Kress v. U.S. Denies S Corporation Premium and Accepts Tax-Affecting

The issue of a premium for an S corporation at the enterprise level has been tried in a tax case, and the conclusion is none.

In Kress v. United States (James F. Kress and Julie Ann Kress v. U.S., Case No. 16-C-795, U.S. District Court, E.D. Wisconsin, March 25, 2019), the Kresses filed suit in Federal District Court (Eastern District of Wisconsin) for a refund after paying taxes on gifts of minority positions in a family-owned company.  The original appraiser tax-affected the earnings of the S corporation in appraisals filed as of December 31, 2006, 2007, and 2008.  The court concluded that fair market value was as filed with the exception of a very modest decrease in the original appraiser’s discounts for lack of marketability (DLOMs).

Background on GBP

The company was GBP (Green Bay Packaging Inc.), a family-owned S corporation with headquarters in Green Bay, Wisconsin.  The company experienced substantial growth after its founding in 1933 by George Kress.  A current description of the company, consistent with information in the Kress decision, follows.

Green Bay Packaging Inc. is a privately owned, diversified paper and packaging manufacturer. Founded in 1933, this Green Bay WI based company has over 3,400 employees and 32 manufacturing locations, operating in 15 states that serve the corrugated container, folding carton, and coated label markets.

Little actual financial data is provided in the decision, but GBP is a large, family-owned business.  Facts provided include:

  • Although GBP has the size to be a public company, it has remained a family-owned business as envisioned by its founder.
  • About 90% of the shares are held by members of the Kress family (a Kress descendant is the current CEO), with the remaining 10% owned by employees and directors.
  • The company paid annual dividends (distributions) ranging from $15.6 million to $74.5 million per year between 1990 and 2009. While historical profitability information is not available, the distribution history suggests that the company has been profitable.
  • Net sales increased during the period 2002 to 2008.

Hoovers provides the following (current) information, along with a sales estimate of $1.3 billion:

Green Bay Packaging is the other Green Bay packers’ enterprise. The diversified yet integrated paperboard packaging manufacturer operates through 30 locations. In addition to corrugated containers, the company makes pressure-sensitive label stock, folding cartons, recycled container board, white and kraft linerboards, and lumber products. Its Fiber Resources division in Arkansas manages more than 210,000 acres of company-owned timberland and produces lumber, woodchips, recycled paper, and wood fuel. Green Bay Packaging also offers fiber procurement, wastepaper brokerage, and paper-slitting services. (emphasis added)

The court’s decision states that the company’s balance sheet is strong. The company apparently owns some 210 thousand acres of timberland, which would be a substantial asset. GBP also has certain considerable non-operating assets including:

  • Hanging Valley Investments (assets ranging from $65 – $77 million in the 2006 to 2008 time frame)
  • Group life insurance policies with cash surrender values ranging from $142 million to $158 million during this relevant period and $86 million to $111 million net of corresponding liabilities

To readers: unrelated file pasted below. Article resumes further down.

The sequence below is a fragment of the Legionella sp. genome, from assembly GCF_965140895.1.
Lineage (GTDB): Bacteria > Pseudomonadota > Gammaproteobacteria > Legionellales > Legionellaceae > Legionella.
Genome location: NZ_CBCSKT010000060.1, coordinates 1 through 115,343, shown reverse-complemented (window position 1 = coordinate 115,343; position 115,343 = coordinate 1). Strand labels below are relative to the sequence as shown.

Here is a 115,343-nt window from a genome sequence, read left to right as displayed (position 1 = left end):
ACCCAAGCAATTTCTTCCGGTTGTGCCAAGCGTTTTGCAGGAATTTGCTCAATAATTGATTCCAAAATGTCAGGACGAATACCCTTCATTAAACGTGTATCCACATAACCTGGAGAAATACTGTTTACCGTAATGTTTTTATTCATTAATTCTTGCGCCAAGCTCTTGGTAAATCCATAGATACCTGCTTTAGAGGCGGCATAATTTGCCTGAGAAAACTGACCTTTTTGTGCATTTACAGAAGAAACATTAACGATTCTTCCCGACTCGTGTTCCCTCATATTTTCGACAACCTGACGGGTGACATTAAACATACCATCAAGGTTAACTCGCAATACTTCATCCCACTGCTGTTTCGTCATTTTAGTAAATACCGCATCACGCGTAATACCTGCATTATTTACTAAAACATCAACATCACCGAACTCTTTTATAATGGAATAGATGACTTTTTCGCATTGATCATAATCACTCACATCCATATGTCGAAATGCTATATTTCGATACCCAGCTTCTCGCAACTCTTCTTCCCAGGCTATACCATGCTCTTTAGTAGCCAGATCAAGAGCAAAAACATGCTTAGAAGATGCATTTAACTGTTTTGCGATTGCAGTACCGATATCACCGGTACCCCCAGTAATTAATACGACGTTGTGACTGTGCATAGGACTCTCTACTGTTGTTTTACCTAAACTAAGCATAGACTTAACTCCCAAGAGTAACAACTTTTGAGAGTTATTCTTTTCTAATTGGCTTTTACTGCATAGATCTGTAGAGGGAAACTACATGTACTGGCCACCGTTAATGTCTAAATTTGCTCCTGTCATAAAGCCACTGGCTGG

• Two private aircraft, which on average, were used about 50% for Kress family use and about 50% for business travel

GBP was a substantial company at the time of the gifts in 2006, 2007, and 2008. We have no information regarding what portion of the company the gifts represented, or how many shares were outstanding, so we cannot extrapolate from the minority values to an implied equity value.

The Gifts and the IRS Response

Plaintiffs James F. Kress and Julie Ann Kress gifted minority shares of GBP to their children and grandchildren at year-end 2006, 2007, and 2008. They each filed gift tax returns for tax years 2007, 2008 and 2009 basing the fair market value of the gifted shares on appraisals prepared in the ordinary course of business for the company and its shareholders. Based on these appraisals, plaintiffs each paid $1.2 million in taxes on the gifted shares, for a combined total tax of $2.4 million. We will examine the appraised values below.

The IRS challenged the gifting valuations in late 2010. Nearly four years later, in August 2014, the IRS sent Statutory Notices of Deficiency to the plaintiffs based on per share values about double those of the original appraisals (see below). Plaintiffs paid (in addition to taxes already paid) a total of $2.2 million in gift tax deficiencies and accrued interest in December 2014. It is nice to have liquidity.

Plaintiffs then filed amended gift tax returns for the relevant years seeking a refund for the additional taxes and interest. With no response from the IRS, Plaintiffs initiated the lawsuit in Federal District Court to recover the gift tax and interest they were assessed. A trial on the matter was held on August 3-4, 2017.

The Appraisers

The first appraiser was John Emory of Emory & Co. LLC (since 1999) and formerly of Robert W. Baird & Co. I first met John in 1987 at an American Society of Appraisers conference in St. Thomas. He is a very experienced appraiser, and was the originator of the first pre-IPO studies. Emory had prepared annual valuation reports for GBP since 1999, and his appraisals were used by the plaintiffs for their gifts in 2006, 2007, and 2008.

The Emory appraisals had been prepared in the ordinary course of business for many years. They were relied upon both by shareholders like the plaintiffs as well as the company itself.